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Missoula has long been known as a party town (welcome back, UM students), but this year that reputation can be better described as a third-party town. That's because Missoula is largely responsible for landing two minor party presidential candidates a spot in Montana's general election this November.

About a month back, the Indy published a story about UM law student Danielle Breck's effort petitioning the state to add Green Party candidate Jill Stein to the ballot. The initiative was anything but a slam-dunk. Petitions require 5,000 voter signatures to qualify, and the Green Party hadn't made it onto a Montana ticket since David Cobb's bid for the White House in 2004.

The work paid off, however. The Montana Secretary of State's office last month tabulated 7,368 signatures from 22 Montana counties supporting the Stein petition. Missoula County blew the rest of the state out of the water, putting up 41 percent of those signatures3,024 to be exact.

The Stein campaign had a strong presence in Missoula leading up to the Aug. 17 petition deadline. As Breck told the Indy in August, half of the dozen paid staffers spearheading the petition were stationed here, as were some 30 volunteers. While that may explain the heavy showing for Stein, it doesn't do much to answer why Missoula voters seemed almost equally swayed by another third-party contender.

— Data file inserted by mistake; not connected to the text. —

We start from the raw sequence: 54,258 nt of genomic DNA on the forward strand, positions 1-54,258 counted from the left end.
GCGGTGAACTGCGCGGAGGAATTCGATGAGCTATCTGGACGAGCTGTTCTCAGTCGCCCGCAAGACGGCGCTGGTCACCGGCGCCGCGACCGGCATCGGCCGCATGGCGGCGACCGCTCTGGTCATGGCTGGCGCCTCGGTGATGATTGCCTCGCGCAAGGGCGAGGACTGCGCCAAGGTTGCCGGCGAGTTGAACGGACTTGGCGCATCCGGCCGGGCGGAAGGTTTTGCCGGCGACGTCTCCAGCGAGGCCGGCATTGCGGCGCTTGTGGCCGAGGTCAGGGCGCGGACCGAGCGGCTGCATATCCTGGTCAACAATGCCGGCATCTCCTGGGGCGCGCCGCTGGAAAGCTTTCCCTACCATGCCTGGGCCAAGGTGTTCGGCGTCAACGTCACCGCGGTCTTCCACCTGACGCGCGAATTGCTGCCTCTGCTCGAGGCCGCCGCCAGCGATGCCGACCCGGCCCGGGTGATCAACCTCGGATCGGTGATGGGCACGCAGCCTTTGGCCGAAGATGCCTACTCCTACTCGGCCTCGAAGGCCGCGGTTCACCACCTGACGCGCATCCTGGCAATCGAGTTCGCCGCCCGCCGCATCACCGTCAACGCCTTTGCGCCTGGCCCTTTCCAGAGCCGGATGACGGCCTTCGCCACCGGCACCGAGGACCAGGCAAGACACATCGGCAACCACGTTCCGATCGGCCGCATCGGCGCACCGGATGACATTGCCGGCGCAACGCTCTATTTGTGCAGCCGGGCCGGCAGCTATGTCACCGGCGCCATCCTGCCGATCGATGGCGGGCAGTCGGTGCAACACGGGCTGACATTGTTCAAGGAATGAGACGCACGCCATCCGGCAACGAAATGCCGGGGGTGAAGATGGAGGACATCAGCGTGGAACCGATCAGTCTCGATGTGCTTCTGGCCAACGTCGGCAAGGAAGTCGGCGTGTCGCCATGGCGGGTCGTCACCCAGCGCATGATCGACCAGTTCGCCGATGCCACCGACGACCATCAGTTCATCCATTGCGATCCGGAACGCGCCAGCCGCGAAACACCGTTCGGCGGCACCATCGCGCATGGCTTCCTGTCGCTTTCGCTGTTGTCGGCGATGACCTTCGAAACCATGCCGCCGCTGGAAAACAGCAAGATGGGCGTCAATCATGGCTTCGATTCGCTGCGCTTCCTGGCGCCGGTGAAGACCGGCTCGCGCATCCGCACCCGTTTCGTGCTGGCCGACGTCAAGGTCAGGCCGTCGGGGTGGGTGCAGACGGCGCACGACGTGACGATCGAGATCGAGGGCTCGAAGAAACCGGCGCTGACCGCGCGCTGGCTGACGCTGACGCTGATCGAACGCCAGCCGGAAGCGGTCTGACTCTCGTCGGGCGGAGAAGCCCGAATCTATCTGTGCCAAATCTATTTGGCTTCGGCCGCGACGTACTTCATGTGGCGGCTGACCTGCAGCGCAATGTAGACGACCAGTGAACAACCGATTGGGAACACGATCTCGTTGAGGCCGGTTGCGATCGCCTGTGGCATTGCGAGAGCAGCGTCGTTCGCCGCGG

After failing to gain anything remotely resembling traction in the Democratic presidential primary this year, San Diego real-estate tycoon Roque "Rocky" De La Fuente did what any millionaire with a bunch of leftover "Rocky 2016" shirts would do: He formed his own American Delta Party. The move allowed De La Fuente to petition for inclusion on the ballot in a number of states, and according to his public affairs team, he turned to Austin-based consultant and former Rand Paul signature gatherer Trent Pool for help in Montana.

The result? De La Fuente made it on the ballot. His campaign succeeded in collecting 5,450 signatures from five Montana countieswith 2,658 of those coming from Missoula.

The 2016 cycle also includes a cast of Libertarian stalwarts—Gary Johnson, Mike Fellows, Ron VanDevender—but their presence in past Montana elections means their party now automatically qualifies for the ballot. Which means if those Missoula signatures translate into votes, American Delta could be a shoo-in for 2020.


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